All the political parties' manifestos have now been published and there are some strong pledges being made particularly on emissions and climate change. The Tories recognise the role of aviation and the importance of connectivity to the UK economy. The new third runway at Heathrow is still supported provided it can demonstrate that it can meet all the conditions on noise, air quality and carbon reductions as required in the Airports National Policy Statement (NPS). They are also keeping to their pre-election position to reduce carbon emissions and pollution to reach net zero carbon by 2050. 

Labour also recognise the importance of aviation to the economy but has a more ambitious target for zero carbon to occur within the 2030s. It still supports the proposals for Heathrow but any expansion of airports must pass their tests on air quality, noise pollution, climate change obligations and countrywide benefits.

The Liberal Democrats and the Green Party have a markedly different position on aviation. The Lib Dems have a 10 year emergency programme to reduce carbon but with hard-to-treat sectors being given until 2045. The Greens have no such flexibility. They wish to see net zero carbon by 2030. Both parties however want to penalise frequent flying by reforming the taxation system. Both parties are also against any expansion at Heathrow and other SE airports.

The SNP recognises its remote location and dependence on flying. It wants to see net zero carbon by 2040 with more research and development spend on electric planes and reduced carbon fuels. Plaid Cymru focuses on Cardiff Airport which it supports including the devolution of Air Passenger Duty to give it a more competitive advantage.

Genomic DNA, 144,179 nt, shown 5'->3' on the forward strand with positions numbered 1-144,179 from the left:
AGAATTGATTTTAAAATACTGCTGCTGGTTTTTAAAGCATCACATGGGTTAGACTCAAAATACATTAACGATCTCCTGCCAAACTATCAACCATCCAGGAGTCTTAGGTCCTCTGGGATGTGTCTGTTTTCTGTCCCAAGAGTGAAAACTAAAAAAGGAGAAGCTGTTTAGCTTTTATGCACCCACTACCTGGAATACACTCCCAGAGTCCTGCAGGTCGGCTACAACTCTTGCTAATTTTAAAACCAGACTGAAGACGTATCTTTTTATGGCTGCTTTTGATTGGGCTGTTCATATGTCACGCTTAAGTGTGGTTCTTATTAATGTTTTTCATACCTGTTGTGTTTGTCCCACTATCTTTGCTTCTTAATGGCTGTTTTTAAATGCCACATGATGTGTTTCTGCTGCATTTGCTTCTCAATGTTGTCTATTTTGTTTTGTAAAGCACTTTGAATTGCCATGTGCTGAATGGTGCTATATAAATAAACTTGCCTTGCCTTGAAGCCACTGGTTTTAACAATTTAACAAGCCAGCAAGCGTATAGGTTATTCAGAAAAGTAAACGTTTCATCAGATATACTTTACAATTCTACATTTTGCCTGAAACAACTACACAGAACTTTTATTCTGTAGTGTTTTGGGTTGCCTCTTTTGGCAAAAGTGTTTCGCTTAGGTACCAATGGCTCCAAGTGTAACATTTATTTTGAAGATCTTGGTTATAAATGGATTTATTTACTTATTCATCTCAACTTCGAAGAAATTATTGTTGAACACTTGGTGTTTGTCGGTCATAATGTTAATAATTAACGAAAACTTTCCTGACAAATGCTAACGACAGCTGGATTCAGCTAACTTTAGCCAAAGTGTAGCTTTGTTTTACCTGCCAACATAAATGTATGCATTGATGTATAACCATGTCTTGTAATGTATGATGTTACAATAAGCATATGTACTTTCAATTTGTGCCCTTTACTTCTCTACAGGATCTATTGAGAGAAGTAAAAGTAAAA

By its nature, aviation needs to be seen in an international context. Also, given the vast number of flights within the EU in particular, the policies of the EU Parliament and Commission will influence the aviation industry. The new von der Leyen Commission is the current European Commission in office since 1 December 2019. It has a strong environmental focus with plans for a new European Green Deal being proposed which intends "to reduce emissions by at least 50% by 2030." Aviation emissions will come under the spotlight with a less favourable and more costly position for aviation in the EU Emissions Trading Scheme.

Following the UK elections, the former government had already promised a new aviation strategy to be published in the new year which will have an updated position on aviation and climate change. Depending on the outcome of the election, the aviation strategy will be eagerly awaited by those in the industry given the spectrum of policies being promoted. Whatever happens though the industry will be expected to meet the new environmental challenges particularly on climate change. Meanwhile the industry does seem to be rising to these challenges with easyjet's announcement to fully fund a climate offset scheme for all its passengers. There are also calls in the industry for more research and development on sustainable fuels and on engine technology to reduce, and eventually remove, carbon emissions. Airports are also playing their part by seeking ways to reduce their carbon footprint by adopting targets to becoming carbon neutral in operations and supply chains over which they have control.

Kevin Gibbs, Senior Counsel, comments: 

"The Net Zero ambitions of the UK political parties are clearly ambitious. To turn these ambitions into reality will need substantial changes to take place in practice and the government has indicated that a new aviation strategy is to be published in the New Year which will have an updated position on aviation and climate change. We will see what changes are announced in the strategy but already the industry is making changes. Airport operators & the wider aviation industry are raising their game to meet challenging carbon targets. Whichever party wins come 13 December, more research & development is needed on carbon-free fuel options, efficiency & eventually electric engines as well as airspace changes to minimise all emissions from aircraft."